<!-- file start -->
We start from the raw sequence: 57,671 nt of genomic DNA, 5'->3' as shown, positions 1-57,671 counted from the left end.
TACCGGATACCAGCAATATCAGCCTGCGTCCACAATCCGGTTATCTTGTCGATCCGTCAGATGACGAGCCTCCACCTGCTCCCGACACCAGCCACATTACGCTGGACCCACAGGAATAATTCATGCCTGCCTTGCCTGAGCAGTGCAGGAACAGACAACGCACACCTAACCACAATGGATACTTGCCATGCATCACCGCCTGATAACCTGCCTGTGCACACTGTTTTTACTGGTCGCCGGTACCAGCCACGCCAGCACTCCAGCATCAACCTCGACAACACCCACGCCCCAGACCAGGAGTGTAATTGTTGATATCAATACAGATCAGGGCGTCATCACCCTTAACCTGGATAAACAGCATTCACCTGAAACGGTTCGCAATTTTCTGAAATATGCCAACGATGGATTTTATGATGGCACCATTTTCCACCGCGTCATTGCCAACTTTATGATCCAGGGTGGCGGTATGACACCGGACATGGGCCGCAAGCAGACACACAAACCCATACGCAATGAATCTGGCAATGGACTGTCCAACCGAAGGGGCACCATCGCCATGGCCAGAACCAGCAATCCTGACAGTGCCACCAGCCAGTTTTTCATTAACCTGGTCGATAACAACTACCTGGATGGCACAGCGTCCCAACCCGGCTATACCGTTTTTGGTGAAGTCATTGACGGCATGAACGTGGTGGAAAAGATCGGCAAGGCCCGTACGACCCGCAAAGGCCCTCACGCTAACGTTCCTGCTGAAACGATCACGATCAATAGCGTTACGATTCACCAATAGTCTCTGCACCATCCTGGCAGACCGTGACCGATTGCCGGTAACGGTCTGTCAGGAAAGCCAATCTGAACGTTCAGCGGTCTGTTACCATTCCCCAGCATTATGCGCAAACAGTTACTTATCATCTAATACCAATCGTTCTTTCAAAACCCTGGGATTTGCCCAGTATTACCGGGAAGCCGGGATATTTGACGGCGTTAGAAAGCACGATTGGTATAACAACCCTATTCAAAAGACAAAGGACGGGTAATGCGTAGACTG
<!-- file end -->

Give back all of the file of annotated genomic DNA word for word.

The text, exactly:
We start from the raw sequence: 57,671 nt of genomic DNA, 5'->3' as shown, positions 1-57,671 counted from the left end.
TACCGGATACCAGCAATATCAGCCTGCGTCCACAATCCGGTTATCTTGTCGATCCGTCAGATGACGAGCCTCCACCTGCTCCCGACACCAGCCACATTACGCTGGACCCACAGGAATAATTCATGCCTGCCTTGCCTGAGCAGTGCAGGAACAGACAACGCACACCTAACCACAATGGATACTTGCCATGCATCACCGCCTGATAACCTGCCTGTGCACACTGTTTTTACTGGTCGCCGGTACCAGCCACGCCAGCACTCCAGCATCAACCTCGACAACACCCACGCCCCAGACCAGGAGTGTAATTGTTGATATCAATACAGATCAGGGCGTCATCACCCTTAACCTGGATAAACAGCATTCACCTGAAACGGTTCGCAATTTTCTGAAATATGCCAACGATGGATTTTATGATGGCACCATTTTCCACCGCGTCATTGCCAACTTTATGATCCAGGGTGGCGGTATGACACCGGACATGGGCCGCAAGCAGACACACAAACCCATACGCAATGAATCTGGCAATGGACTGTCCAACCGAAGGGGCACCATCGCCATGGCCAGAACCAGCAATCCTGACAGTGCCACCAGCCAGTTTTTCATTAACCTGGTCGATAACAACTACCTGGATGGCACAGCGTCCCAACCCGGCTATACCGTTTTTGGTGAAGTCATTGACGGCATGAACGTGGTGGAAAAGATCGGCAAGGCCCGTACGACCCGCAAAGGCCCTCACGCTAACGTTCCTGCTGAAACGATCACGATCAATAGCGTTACGATTCACCAATAGTCTCTGCACCATCCTGGCAGACCGTGACCGATTGCCGGTAACGGTCTGTCAGGAAAGCCAATCTGAACGTTCAGCGGTCTGTTACCATTCCCCAGCATTATGCGCAAACAGTTACTTATCATCTAATACCAATCGTTCTTTCAAAACCCTGGGATTTGCCCAGTATTACCGGGAAGCCGGGATATTTGACGGCGTTAGAAAGCACGATTGGTATAACAACCCTATTCAAAAGACAAAGGACGGGTAATGCGTAGACTG